The Ministry of Strategy and Finance on Sunday suggested downsizing government expenditures in an effort to secure welfare resources for the incoming Park Geun-hye administration.
In its report to the presidential transition committee, the ministry offered to reassess several of the government’s ongoing tax-spending projects, sources said.
President-elect Park earlier pledged to secure 135 trillion won ($127 billion) to realize her welfare plans for the next five years by bringing the “underground economy” ― referring to covert or illicit business fields which have so far withheld taxes ― to light.
|Kim Yong-joon (second from right), chairman of the presidential transition team, and Saenuri Party Rep. Yoo Sung-kull (right), representative of its subpanel on economic issues, receive a policy briefing from the Ministry of Strategy and Finance at the team’s office in Samcheong-dong, downtown Seoul, on Sunday. (Park Hyun-koo/The Korea Herald)|
Of this amount, the finance ministry is to shoulder up to 81.5 trillion won, mainly by rearranging its annual expenditures.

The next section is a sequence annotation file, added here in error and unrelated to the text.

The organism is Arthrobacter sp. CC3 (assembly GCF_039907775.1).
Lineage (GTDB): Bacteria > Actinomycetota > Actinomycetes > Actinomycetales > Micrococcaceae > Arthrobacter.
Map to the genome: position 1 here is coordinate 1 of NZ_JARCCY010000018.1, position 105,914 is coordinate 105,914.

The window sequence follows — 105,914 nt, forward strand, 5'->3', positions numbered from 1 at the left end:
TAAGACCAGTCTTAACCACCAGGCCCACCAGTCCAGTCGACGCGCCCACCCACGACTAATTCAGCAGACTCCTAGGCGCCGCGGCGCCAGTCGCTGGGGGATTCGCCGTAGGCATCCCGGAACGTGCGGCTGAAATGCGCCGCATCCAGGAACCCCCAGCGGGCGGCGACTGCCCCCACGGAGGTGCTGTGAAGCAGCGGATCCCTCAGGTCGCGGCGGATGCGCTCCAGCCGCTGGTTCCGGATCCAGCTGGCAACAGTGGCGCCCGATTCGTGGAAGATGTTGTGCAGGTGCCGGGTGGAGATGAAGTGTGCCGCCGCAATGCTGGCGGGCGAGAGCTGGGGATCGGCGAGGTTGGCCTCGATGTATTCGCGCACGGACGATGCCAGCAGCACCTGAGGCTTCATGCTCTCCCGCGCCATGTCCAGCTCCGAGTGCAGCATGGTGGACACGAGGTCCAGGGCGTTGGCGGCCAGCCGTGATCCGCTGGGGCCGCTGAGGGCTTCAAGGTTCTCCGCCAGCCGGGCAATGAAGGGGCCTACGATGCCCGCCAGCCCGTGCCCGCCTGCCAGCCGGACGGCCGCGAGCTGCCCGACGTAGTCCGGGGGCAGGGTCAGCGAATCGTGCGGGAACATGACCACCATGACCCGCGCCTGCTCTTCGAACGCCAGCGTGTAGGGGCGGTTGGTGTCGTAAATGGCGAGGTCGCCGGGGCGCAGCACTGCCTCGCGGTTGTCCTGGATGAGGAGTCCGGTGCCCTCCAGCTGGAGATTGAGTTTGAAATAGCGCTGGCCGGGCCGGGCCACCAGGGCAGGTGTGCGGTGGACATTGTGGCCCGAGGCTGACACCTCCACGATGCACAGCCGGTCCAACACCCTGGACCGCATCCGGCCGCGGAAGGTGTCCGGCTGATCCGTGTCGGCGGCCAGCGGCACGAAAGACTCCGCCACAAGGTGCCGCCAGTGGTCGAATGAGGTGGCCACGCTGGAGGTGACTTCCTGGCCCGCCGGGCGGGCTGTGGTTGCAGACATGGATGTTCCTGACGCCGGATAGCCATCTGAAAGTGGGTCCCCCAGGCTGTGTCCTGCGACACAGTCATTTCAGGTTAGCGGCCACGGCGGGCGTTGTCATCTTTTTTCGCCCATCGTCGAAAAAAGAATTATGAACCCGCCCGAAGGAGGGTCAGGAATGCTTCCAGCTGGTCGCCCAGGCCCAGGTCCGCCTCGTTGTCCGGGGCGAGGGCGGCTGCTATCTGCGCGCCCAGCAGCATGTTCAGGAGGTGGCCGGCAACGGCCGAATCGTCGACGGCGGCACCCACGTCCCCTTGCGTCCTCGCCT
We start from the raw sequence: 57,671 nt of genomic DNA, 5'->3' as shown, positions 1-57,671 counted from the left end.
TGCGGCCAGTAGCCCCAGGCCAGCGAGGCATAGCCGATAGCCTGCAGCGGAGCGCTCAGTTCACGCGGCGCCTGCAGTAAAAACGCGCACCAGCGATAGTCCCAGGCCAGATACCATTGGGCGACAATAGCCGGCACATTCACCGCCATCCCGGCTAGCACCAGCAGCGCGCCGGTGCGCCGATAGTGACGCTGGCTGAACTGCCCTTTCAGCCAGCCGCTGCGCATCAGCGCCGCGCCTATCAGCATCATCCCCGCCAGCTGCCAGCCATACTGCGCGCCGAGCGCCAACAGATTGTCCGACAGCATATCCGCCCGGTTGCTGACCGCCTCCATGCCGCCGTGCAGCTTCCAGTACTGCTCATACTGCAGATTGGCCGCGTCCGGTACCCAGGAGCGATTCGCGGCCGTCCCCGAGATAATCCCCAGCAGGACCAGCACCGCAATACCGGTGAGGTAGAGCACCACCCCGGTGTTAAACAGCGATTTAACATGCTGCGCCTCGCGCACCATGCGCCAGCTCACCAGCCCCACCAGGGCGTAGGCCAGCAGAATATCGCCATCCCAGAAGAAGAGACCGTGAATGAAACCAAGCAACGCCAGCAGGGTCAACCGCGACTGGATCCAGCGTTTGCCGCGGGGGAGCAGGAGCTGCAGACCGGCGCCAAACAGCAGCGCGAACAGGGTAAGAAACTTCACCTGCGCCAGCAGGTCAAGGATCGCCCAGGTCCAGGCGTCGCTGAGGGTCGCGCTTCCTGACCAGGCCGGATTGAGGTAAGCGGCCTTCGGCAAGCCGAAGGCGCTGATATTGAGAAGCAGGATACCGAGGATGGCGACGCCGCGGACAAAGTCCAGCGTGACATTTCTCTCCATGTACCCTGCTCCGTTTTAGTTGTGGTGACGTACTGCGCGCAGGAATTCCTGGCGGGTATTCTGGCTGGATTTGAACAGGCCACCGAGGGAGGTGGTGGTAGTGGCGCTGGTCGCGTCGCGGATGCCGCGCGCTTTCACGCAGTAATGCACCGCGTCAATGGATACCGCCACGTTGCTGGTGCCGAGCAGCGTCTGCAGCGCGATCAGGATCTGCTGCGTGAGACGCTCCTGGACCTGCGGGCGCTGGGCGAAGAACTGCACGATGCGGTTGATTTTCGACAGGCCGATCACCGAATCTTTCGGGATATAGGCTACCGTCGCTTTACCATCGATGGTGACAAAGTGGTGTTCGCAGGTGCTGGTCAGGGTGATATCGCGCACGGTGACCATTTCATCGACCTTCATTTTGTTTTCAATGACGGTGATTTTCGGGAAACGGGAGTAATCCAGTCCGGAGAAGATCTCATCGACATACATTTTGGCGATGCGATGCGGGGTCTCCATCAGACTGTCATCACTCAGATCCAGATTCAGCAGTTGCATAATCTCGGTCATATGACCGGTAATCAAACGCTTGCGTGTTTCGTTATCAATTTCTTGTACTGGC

“We urged (the Finance Ministry) to take up the initiative in taking measures to boost the middle class and to revive the economy for the working class,” said Rep. Yoo Sung-kull, head of the first subcommittee for economic issues.
To do this, the ministry chose to cut down on expenditures by merging overlapping businesses or by reinforcing the standards of financial evaluation for new projects.
A total of 608 governmental businesses will thus be subject to the ministry’s reassessment, according to officials.
The ministry’s plans also include the reduction of tax benefits such as the 15 percent deduction rate for credit card expenditures.
“By lowering the income tax deduction of credit cards and raising that of debit cards, we may lead people to a rational consumption pattern, as well as lower the nation’s household debt,” said a ministry official.
Social overhead capital projects such as the Lee Myung-bak government’s four-river restoration project will be kept to a minimum, officials also said.
The National Tax Service, too, is set to take detailed actions to reduce tax waste and to increase revenues.
The agency is to hold a national meeting of local tax commissioners on Monday to discuss the follow-up measures after its report to the transition team on Saturday.
Its agenda includes a reinforced set of regulations on the adulterated gasoline market, as well as on other large businesses which are prone to dodging taxes.
The Korea Customs Service, which is to make its briefing on Wednesday, will also map out its tax-saving strategy to prevent smuggling, the overseas flight of domestic properties, and illicit foreign exchange trades.
The presidential transition committee is to round up the government briefings on Thursday, after which it will buckle down to the blueprint of the incoming administration.
By Bae Hyun-jung (firstname.lastname@example.org